Pensions and divorce
On Valentine’s Day this year I received not only a lovely card and flowers from my husband, but also an email from my financial adviser about a new specialist divorce service they were offering.
I assume the timing was some act of anti-Valentine’s rebellion, and sent to all clients (or at least the married ones), as opposed to a comment on the state of my marriage.
Divorce is a sensitive subject, and well known for being one of life’s most stressful events. Having a good financial adviser that knows the common planning pitfalls can help smooth out some of the financial stresses. Divorce lawyers are not always up-to-speed with the latest pension rules, as can be very apparent by some of the pension sharing orders that land on our desk which are simply not possible to implement. We even had a new earmarking order arrive in the last few weeks – a concept that was outdated well before A-Day, let alone in the light of pension freedoms.
Often the orders try to be too clever. We see requests for specific assets to be transferred or a set monetary amount (only permitted in Scotland), rather than a percentage figure. Or a simple total failure to acknowledge the pension is tied up in illiquid investments.
Pension sharing orders can only be applied to ‘shareable rights’. This is most rights held in most types of pension scheme, however a notable exception is beneficiary’s rights. Pre-freedoms this would only have applied to someone widowed, re-married and then divorced, or a child dependant who managed to get divorced before the age of 23 – so not that common. However, in the new world more and more adult nominees will inherit pensions from their parents, which could make up a significant chunk of their wealth. For example, a parent who dies in their late 60s or 70s could have a sizeable pot left to pass on to their children in their 30s or 40s which could easily dwarf their own pension savings. Last year the average age for divorce in the UK was around 44, so you may well come across divorcing clients with significant assets that cannot be shared.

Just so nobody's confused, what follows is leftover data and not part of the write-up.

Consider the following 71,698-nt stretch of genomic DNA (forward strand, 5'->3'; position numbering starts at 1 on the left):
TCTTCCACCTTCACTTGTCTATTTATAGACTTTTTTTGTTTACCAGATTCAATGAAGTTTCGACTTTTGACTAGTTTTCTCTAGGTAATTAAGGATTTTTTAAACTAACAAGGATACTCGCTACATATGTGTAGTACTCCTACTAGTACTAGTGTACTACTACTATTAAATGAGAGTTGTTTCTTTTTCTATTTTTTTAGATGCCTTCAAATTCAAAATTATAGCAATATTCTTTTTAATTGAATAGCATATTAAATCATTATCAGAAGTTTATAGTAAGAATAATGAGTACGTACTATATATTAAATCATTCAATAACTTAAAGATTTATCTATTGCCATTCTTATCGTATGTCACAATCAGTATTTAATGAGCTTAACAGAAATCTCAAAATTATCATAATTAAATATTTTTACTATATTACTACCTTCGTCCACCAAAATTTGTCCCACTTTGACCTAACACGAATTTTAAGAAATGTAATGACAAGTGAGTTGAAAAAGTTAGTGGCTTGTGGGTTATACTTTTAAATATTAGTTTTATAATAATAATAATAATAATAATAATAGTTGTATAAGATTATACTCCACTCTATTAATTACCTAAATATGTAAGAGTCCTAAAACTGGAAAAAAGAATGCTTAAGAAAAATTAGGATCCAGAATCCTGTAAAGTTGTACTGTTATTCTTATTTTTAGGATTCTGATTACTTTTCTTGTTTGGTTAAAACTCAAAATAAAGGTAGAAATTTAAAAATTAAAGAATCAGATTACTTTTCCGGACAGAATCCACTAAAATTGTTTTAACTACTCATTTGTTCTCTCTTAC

If you’re familiar with pension sharing orders, you are probably aware of the difference between qualifying and disqualifying rights. Disqualifying rights are often seen as less valuable in the hands of the ex-spouse as there is no PCLS entitlement (nor ability to take UFPLS), as the original member has already taken the tax-free element (or had the opportunity to). Less well known is the fact that taking an income from disqualifying rights doesn’t trigger the MPAA, which could be an important planning consideration. Take the older husband/younger wife scenario who divorce at age 65/55. Mr is taking benefits so the rights are disqualifying. Ms needs immediate funds but is still working with decent employer contributions, so doesn’t want to restrict her annual allowance. In addition, any disqualifying funds from post A-day funds will give the ex an enhancement factor for their lifetime allowance.
Few divorce lawyers will know all these details and this is an area where you can really add value for your clients. Not that I’m hoping they’ll need it.